Or at least that's how she justifies it in her own mind.
She’s smart about her escapades, keeping her texts brief and anonymous. They usually meet in the mornings, when her husband is at work. It’s better for everyone if they can keep this a secret. Even her best friend doesn’t know. And that’s saying something. She tells her best friend everything. But not this, because Marcy knows that loose lips sink ships. And marriages. And she doesn't want her marriage sunk.
Marcy and Tom have been married for six years. It’s been a great six years, filled with vacations to the Poconos, a new car, and financial stability. Tom is kind, caring, and extremely affectionate. He still brings a card and a single rose for no reason. And Marcy loves that about him. Her mother tells her she’s lucky and she better not do anything to screw this up. Marcy’s mom knows that Marcy has trouble with men. She knows that even though infidelity is not her main crime, losing great men is. Marcy reminds her mother that it is her life, and she is well aware of how great Tom is. She would never ruin her marriage because she loves her husband.
So this morning, she makes a fresh cup of French press coffee, just the way Tom likes it. Light roast beans from Costa Rica and a five minute steep. She chats easily with him in the mornings, he’s rarely grouchy. They talk about which tie he should wear, the name of his new partner at the firm, and what she thinks about spending some time in the garden on Saturday morning. Marcy smiles like she always does, gliding past him at the table and stealing kisses while she cleans up breakfast. He smells nice, like a new Armani suit.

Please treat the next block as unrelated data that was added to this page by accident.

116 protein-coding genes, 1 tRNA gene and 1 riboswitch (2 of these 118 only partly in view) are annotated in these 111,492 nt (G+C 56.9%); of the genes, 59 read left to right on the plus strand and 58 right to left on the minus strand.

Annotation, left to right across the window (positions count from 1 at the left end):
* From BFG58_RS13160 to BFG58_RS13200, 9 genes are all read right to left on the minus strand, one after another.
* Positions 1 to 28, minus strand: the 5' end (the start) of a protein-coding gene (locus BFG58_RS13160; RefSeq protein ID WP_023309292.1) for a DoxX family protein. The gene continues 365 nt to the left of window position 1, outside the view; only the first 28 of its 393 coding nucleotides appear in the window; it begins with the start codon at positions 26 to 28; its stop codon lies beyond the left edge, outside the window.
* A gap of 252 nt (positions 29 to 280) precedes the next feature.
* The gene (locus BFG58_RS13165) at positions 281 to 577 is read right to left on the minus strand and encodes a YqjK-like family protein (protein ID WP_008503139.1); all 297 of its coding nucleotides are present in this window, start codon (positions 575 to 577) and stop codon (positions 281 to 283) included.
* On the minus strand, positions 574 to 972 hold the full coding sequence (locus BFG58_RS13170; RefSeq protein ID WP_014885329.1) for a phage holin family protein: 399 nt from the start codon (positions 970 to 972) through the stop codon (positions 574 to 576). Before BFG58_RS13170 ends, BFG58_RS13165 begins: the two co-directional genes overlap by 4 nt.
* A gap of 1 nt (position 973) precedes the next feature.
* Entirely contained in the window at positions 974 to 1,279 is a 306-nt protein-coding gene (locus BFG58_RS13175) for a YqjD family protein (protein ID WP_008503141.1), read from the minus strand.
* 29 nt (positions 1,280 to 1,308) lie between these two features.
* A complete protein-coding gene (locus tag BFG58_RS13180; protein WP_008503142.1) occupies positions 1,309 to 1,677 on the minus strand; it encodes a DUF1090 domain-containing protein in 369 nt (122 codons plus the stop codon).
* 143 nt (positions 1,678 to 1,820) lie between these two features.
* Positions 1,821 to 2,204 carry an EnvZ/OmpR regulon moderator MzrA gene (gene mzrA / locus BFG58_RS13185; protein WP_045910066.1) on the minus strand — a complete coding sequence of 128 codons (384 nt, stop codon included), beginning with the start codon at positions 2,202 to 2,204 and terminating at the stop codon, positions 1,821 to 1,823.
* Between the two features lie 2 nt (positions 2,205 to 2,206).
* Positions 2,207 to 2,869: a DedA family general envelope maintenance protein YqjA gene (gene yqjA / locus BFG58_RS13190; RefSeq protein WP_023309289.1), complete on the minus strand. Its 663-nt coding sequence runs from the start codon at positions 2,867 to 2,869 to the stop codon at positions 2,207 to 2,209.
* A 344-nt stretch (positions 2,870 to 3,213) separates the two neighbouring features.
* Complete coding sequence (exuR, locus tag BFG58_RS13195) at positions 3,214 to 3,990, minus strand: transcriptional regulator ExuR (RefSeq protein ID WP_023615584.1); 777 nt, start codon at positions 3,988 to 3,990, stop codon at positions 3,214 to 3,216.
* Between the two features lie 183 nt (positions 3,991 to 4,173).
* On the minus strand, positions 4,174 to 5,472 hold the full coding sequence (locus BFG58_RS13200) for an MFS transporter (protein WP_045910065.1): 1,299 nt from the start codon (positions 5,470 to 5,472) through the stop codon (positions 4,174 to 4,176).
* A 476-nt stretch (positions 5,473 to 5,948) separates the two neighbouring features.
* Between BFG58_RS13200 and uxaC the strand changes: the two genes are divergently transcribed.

“You always smell so sexy,” she says to him while she wraps her arms around his neck from behind him. He kisses her hands and stands up to leave.
“And now I’m off, Fair Lady,” he says, kissing Marcy on the cheek.
“Can’t you just stay home, maybe stay in bed with me all morning?”
And even though she would truly love for this to happen, she knows he will go to work. And when he does, she will text her lover. They will decide on a place for their noon rendezvous. A place just outside the city, but never the same place. They will order room service, drink a few sips of some very expensive champagne, and then enjoy each other for a few hours.
And during that small window, when the curtains are closed and the sweat is thick between their bodies, Marcy will not think about her husband, or her happy marriage, or how much she would disappoint her mother if she screwed it up. No, she only thinks about the act, and the base, carnal desires that drive her to lies.
Marcy lies to her husband. To protect him, she’ll say. To keep the marriage intact. But the reality is inconsolable.